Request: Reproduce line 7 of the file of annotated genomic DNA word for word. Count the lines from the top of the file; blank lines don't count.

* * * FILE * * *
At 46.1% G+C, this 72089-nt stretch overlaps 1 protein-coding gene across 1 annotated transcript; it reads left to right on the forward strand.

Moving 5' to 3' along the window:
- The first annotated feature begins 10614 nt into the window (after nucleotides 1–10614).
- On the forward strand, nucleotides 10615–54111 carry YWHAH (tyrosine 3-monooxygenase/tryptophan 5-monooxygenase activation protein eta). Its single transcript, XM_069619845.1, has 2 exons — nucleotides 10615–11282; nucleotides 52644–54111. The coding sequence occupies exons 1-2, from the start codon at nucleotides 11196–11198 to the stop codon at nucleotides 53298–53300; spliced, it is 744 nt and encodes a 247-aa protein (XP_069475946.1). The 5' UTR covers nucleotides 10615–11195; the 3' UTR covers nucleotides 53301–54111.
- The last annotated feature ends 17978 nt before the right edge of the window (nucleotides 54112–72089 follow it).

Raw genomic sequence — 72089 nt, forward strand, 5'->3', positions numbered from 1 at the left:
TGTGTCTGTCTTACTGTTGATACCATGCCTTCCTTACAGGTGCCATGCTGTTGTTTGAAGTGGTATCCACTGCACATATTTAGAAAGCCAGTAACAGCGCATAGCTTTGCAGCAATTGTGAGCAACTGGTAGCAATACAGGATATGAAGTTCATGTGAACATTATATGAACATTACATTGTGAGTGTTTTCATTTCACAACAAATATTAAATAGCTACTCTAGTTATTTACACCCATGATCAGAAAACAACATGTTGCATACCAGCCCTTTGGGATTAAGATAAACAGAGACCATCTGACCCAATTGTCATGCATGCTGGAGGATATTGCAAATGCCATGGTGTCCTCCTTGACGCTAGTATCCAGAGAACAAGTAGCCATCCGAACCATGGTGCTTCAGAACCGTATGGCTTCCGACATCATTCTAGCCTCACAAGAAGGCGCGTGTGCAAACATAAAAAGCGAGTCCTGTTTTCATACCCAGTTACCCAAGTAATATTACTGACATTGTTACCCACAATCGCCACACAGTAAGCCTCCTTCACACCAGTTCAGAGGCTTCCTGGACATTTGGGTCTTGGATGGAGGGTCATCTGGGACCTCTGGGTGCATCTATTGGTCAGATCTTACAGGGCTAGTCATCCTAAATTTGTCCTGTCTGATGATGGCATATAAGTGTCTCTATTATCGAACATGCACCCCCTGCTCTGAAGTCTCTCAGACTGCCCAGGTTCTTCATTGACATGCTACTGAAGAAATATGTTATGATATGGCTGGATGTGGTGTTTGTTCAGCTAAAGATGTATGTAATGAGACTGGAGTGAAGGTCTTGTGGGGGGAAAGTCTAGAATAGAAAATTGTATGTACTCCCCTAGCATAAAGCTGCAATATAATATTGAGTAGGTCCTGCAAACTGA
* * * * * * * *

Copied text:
TGTGTCTGTCTTACTGTTGATACCATGCCTTCCTTACAGGTGCCATGCTGTTGTTTGAAGTGGTATCCACTGCACATATTTAGAAAGCCAGTAACAGCGCATAGCTTTGCAGCAATTGTGAGCAACTGGTAGCAATACAGGATATGAAGTTCATGTGAACATTATATGAACATTACATTGTGAGTGTTTTCATTTCACAACAAATATTAAATAGCTACTCTAGTTATTTACACCCATGATCAGAAAACAACATGTTGCATACCAGCCCTTTGGGATTAAGATAAACAGAGACCATCTGACCCAATTGTCATGCATGCTGGAGGATATTGCAAATGCCATGGTGTCCTCCTTGACGCTAGTATCCAGAGAACAAGTAGCCATCCGAACCATGGTGCTTCAGAACCGTATGGCTTCCGACATCATTCTAGCCTCACAAGAAGGCGCGTGTGCAAACATAAAAAGCGAGTCCTGTTTTCATACCCAGTTACCCAAGTAATATTACTGACATTGTTACCCACAATCGCCACACAGTAAGCCTCCTTCACACCAGTTCAGAGGCTTCCTGGACATTTGGGTCTTGGATGGAGGGTCATCTGGGACCTCTGGGTGCATCTATTGGTCAGATCTTACAGGGCTAGTCATCCTAAATTTGTCCTGTCTGATGATGGCATATAAGTGTCTCTATTATCGAACATGCACCCCCTGCTCTGAAGTCTCTCAGACTGCCCAGGTTCTTCATTGACATGCTACTGAAGAAATATGTTATGATATGGCTGGATGTGGTGTTTGTTCAGCTAAAGATGTATGTAATGAGACTGGAGTGAAGGTCTTGTGGGGGGAAAGTCTAGAATAGAAAATTGTATGTACTCCCCTAGCATAAAGCTGCAATATAATATTGAGTAGGTCCTGCAAACTGA